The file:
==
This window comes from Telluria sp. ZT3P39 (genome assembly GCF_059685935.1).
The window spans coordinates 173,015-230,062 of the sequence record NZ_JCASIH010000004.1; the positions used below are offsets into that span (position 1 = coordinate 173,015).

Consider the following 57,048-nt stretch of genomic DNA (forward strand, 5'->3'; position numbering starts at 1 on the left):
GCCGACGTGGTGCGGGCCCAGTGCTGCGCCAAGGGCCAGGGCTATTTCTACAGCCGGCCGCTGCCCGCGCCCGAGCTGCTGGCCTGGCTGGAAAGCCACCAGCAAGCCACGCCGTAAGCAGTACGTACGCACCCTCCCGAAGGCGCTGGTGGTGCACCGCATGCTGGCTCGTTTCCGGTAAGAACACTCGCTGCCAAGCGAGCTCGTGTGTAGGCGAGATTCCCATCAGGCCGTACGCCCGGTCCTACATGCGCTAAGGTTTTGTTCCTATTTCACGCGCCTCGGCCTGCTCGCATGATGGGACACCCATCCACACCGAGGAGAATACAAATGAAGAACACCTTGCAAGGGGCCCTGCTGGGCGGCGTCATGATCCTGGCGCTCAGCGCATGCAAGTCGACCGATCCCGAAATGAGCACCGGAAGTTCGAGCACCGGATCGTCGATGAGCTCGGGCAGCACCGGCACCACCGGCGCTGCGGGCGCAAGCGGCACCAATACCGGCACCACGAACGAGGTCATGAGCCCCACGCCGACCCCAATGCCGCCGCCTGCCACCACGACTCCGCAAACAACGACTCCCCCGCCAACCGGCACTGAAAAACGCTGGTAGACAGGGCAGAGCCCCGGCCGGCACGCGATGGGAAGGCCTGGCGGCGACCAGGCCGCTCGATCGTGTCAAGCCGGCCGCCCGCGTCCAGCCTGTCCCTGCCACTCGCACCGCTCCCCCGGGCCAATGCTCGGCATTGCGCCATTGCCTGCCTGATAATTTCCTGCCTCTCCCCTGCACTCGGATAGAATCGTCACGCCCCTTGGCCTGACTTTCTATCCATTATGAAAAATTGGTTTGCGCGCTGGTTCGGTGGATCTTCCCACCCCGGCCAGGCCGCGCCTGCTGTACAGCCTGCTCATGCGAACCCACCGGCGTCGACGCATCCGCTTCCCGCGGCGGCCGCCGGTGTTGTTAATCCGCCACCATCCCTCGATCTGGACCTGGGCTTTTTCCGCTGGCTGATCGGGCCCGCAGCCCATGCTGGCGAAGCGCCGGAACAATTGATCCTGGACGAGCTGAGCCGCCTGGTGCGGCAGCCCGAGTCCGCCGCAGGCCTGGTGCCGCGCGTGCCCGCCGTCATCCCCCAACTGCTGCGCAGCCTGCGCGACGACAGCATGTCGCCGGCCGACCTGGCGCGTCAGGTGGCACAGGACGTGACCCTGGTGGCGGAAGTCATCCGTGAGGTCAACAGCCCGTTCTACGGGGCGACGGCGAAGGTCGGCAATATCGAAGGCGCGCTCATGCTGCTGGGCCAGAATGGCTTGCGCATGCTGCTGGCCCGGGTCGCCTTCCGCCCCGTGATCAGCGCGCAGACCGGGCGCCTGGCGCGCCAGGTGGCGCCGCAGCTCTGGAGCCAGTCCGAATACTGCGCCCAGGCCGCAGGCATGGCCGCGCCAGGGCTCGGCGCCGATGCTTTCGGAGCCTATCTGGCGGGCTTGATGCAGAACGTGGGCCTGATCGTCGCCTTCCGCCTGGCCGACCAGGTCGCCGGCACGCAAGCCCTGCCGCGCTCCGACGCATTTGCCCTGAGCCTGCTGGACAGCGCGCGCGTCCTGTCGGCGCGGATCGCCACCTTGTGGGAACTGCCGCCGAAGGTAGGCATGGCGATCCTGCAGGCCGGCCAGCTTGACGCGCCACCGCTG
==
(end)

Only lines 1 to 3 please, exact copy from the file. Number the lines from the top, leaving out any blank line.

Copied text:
This window comes from Telluria sp. ZT3P39 (genome assembly GCF_059685935.1).
The window spans coordinates 173,015-230,062 of the sequence record NZ_JCASIH010000004.1; the positions used below are offsets into that span (position 1 = coordinate 173,015).

Consider the following 57,048-nt stretch of genomic DNA (forward strand, 5'->3'; position numbering starts at 1 on the left):